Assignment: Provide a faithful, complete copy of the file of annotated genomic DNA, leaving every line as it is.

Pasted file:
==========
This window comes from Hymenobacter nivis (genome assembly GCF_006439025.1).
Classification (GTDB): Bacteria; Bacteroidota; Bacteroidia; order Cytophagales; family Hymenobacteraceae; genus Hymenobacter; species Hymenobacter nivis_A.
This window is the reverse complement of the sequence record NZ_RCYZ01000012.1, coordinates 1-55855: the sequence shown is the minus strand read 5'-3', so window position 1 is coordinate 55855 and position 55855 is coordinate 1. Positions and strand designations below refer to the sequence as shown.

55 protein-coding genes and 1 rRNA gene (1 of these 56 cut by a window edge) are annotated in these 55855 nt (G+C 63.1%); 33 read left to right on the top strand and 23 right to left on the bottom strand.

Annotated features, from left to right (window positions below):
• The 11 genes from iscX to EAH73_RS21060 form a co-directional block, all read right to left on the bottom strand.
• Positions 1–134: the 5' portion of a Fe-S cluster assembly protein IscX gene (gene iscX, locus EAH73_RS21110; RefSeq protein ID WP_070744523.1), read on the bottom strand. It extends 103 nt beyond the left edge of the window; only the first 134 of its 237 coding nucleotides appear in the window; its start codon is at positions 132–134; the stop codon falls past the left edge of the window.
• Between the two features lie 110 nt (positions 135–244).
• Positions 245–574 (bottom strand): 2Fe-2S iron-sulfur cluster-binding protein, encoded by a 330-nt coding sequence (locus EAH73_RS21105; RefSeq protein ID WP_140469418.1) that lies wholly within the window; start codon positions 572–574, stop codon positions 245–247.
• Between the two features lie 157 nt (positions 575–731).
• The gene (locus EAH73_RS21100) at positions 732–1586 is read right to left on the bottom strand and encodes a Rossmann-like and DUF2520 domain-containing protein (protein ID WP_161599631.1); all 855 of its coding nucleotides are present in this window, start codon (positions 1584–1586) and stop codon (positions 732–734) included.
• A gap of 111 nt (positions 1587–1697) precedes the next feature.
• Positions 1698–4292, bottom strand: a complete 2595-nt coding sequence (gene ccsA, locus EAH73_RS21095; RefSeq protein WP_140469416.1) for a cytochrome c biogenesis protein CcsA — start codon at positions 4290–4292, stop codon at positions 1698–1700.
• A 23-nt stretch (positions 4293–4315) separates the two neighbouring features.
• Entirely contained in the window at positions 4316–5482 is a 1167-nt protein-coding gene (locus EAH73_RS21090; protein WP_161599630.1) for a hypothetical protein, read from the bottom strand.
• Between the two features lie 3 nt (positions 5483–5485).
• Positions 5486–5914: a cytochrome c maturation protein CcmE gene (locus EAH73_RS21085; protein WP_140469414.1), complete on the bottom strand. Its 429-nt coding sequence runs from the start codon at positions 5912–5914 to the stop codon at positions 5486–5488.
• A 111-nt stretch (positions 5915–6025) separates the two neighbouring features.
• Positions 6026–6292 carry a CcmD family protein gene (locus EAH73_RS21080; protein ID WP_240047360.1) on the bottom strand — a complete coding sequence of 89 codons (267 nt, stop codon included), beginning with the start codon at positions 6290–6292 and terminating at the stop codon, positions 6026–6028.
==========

This window comes from Hymenobacter nivis (genome assembly GCF_006439025.1).
Classification (GTDB): Bacteria; Bacteroidota; Bacteroidia; order Cytophagales; family Hymenobacteraceae; genus Hymenobacter; species Hymenobacter nivis_A.
This window is the reverse complement of the sequence record NZ_RCYZ01000012.1, coordinates 1-55855: the sequence shown is the minus strand read 5'-3', so window position 1 is coordinate 55855 and position 55855 is coordinate 1. Positions and strand designations below refer to the sequence as shown.

55 protein-coding genes and 1 rRNA gene (1 of these 56 cut by a window edge) are annotated in these 55855 nt (G+C 63.1%); 33 read left to right on the top strand and 23 right to left on the bottom strand.

Annotated features, from left to right (window positions below):
• The 11 genes from iscX to EAH73_RS21060 form a co-directional block, all read right to left on the bottom strand.
• Positions 1–134: the 5' portion of a Fe-S cluster assembly protein IscX gene (gene iscX, locus EAH73_RS21110; RefSeq protein ID WP_070744523.1), read on the bottom strand. It extends 103 nt beyond the left edge of the window; only the first 134 of its 237 coding nucleotides appear in the window; its start codon is at positions 132–134; the stop codon falls past the left edge of the window.
• Between the two features lie 110 nt (positions 135–244).
• Positions 245–574 (bottom strand): 2Fe-2S iron-sulfur cluster-binding protein, encoded by a 330-nt coding sequence (locus EAH73_RS21105; RefSeq protein ID WP_140469418.1) that lies wholly within the window; start codon positions 572–574, stop codon positions 245–247.
• Between the two features lie 157 nt (positions 575–731).
• The gene (locus EAH73_RS21100) at positions 732–1586 is read right to left on the bottom strand and encodes a Rossmann-like and DUF2520 domain-containing protein (protein ID WP_161599631.1); all 855 of its coding nucleotides are present in this window, start codon (positions 1584–1586) and stop codon (positions 732–734) included.
• A gap of 111 nt (positions 1587–1697) precedes the next feature.
• Positions 1698–4292, bottom strand: a complete 2595-nt coding sequence (gene ccsA, locus EAH73_RS21095; RefSeq protein WP_140469416.1) for a cytochrome c biogenesis protein CcsA — start codon at positions 4290–4292, stop codon at positions 1698–1700.
• A 23-nt stretch (positions 4293–4315) separates the two neighbouring features.
• Entirely contained in the window at positions 4316–5482 is a 1167-nt protein-coding gene (locus EAH73_RS21090; protein WP_161599630.1) for a hypothetical protein, read from the bottom strand.
• Between the two features lie 3 nt (positions 5483–5485).
• Positions 5486–5914: a cytochrome c maturation protein CcmE gene (locus EAH73_RS21085; protein WP_140469414.1), complete on the bottom strand. Its 429-nt coding sequence runs from the start codon at positions 5912–5914 to the stop codon at positions 5486–5488.
• A 111-nt stretch (positions 5915–6025) separates the two neighbouring features.
• Positions 6026–6292 carry a CcmD family protein gene (locus EAH73_RS21080; protein ID WP_240047360.1) on the bottom strand — a complete coding sequence of 89 codons (267 nt, stop codon included), beginning with the start codon at positions 6290–6292 and terminating at the stop codon, positions 6026–6028.